I process my own birds and have my feed delivered for free so no gas costs to drive and get them.

All in all, I can't go to the store and buy a 7lb roaster chicken that is natural, free range, etc for $5 so I take the time and make the effort to do it myself.

Good luck!
 

Hummingbird Hollow

Songster
8 Years
Jul 1, 2011
1,499
152
211
Colorado mountains
As others have stated, theCX or Cornish Cross are the most popular meat birds because they grow very quickly, have excdellent feed conversion and also because their white feathers are easy to pluck. I however, prefer the Freedom Ranger. They take about 2 weeks more to reach a good butchering weight but they are active and lively and good for a pastured environment. I haven't had good luck with the CX I've tried to raise. I think it is because I live at high altitude. CX grow so fast that they are prone to heart problems as well as sometimes going lame because they grow too quickly for their bone structure to support. I'm guessing that the high altitude puts too great a strain on their already laboring hearts and lungs resulting in the higher mortality rate that I've experienced.

My suggestion for you would be that, unless you live at high altitude, you purchase a smallish number say 5 - 10 CX and see how it goes. Don't do too few or you might be tempted to name them and that will make your first butchering day more difficult. The good/bad thing about CX is that they will often die of heart failure if you let them get too big, so you won't have the option of backing out and making pets of them. Perhaps knowing that they may die soon anyway might make butchering easier.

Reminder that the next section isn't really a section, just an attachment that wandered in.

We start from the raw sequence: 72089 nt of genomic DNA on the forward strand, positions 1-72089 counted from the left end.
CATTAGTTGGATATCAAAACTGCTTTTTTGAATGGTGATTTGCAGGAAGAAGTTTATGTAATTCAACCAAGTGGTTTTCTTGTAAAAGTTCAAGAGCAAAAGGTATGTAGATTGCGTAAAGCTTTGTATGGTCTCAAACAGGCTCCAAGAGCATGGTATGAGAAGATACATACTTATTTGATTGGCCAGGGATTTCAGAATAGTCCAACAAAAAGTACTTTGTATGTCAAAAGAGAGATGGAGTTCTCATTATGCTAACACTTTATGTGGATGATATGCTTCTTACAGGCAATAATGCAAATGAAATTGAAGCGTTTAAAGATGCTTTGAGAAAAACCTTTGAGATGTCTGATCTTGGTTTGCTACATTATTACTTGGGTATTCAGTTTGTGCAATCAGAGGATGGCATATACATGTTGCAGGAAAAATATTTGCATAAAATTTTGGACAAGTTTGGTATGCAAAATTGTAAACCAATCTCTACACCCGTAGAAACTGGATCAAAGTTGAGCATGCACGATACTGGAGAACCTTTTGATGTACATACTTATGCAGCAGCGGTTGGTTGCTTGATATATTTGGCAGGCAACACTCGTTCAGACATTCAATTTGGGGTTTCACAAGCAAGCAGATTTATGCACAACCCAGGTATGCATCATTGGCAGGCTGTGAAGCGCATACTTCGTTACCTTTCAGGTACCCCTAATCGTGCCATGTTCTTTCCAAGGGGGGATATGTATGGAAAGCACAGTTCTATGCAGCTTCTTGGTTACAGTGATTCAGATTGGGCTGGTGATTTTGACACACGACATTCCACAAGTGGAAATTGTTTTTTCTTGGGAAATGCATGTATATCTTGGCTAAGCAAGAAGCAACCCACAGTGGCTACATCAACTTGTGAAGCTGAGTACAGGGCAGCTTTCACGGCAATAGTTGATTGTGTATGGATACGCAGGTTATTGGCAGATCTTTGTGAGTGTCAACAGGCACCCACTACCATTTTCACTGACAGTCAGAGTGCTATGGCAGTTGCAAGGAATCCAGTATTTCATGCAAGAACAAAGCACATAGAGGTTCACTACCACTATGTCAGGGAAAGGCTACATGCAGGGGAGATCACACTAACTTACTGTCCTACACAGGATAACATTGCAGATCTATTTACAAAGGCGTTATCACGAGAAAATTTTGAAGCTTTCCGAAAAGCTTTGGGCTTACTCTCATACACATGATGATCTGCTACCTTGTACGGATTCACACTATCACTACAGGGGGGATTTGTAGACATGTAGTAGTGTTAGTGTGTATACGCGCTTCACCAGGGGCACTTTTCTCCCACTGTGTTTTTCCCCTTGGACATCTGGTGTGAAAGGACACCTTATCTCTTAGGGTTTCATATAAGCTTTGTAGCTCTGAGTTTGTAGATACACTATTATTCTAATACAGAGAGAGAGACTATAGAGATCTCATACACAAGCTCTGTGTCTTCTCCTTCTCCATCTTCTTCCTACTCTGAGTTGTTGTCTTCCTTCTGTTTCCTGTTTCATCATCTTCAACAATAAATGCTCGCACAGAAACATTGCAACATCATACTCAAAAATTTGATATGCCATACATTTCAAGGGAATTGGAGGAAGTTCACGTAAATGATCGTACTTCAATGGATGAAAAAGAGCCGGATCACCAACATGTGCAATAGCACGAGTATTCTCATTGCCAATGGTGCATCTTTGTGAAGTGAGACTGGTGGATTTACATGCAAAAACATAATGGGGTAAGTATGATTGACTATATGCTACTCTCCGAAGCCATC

Good luck.
 

collie1470

Songster
Jun 5, 2015
603
102
101
Wilton, ME
My fiance and I are getting dual purpose birds and breeding them. The hens will be for eggs (obviously) and meat when their productivity drops. We're caponizing the unnecessary cockerels, so they can grow and be fantastic meat, rather than having to be culled early (oh, capon is tasty). But that's just our plan. We figure it's killing two birds with one stone.
 

slingshotandLAR

Songster
6 Years
May 24, 2013
406
86
101
My fiance and I are getting dual purpose birds and breeding them. The hens will be for eggs (obviously) and meat when their productivity drops. We're caponizing the unnecessary cockerels, so they can grow and be fantastic meat, rather than having to be culled early (oh, capon is tasty). But that's just our plan. We figure it's killing two birds with one stone.


Kinda...

It's really about perspective really, different ways to skin cats and what not.

After caponizing the males hand keeping them around you will get decent yield. Or you can raise 3 times as much meat in a 1/4 the amount of time with minimal effort.

It's not a bad plan, but unless your getting a lot of birds your going to run short on meat


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eviemethugh

Chirping
May 14, 2015
280
56
98
North Carolina
If you get Cornish cross, keep in mind that NOT harvesting them at 8 weeks requires a drastic diet change and monitoring to keep them alive. They will have a heart attack in a minute. If you "chicken" out you may want to consider a heritage breed bird which will take more feed (aka $) to reach slaughter weight, but also won't "explode" if you decide to keep it for eggs. We raise red Rangers and they are very delightful. We harvested the roosters today at 12 weeks, and decided to keep the girls until the freezer empties out and let them lay eggs. They aren't really dual purpose, but also should be okay.
The Cornish cross will take 2lbs of feed to make 1 lb of bird. So 5 birds at 7lbs each is 35lbs times two pounds of feed is 70lbs of feed you would need (possibly more, but basically 2 bags of broiler food.)
Other birds are 3-4 lbs of feed per 1 lbs of meat. Heritage breeds may be up to 6 lbs of feed to 1 of bird (6:1) depending on how long you keep them.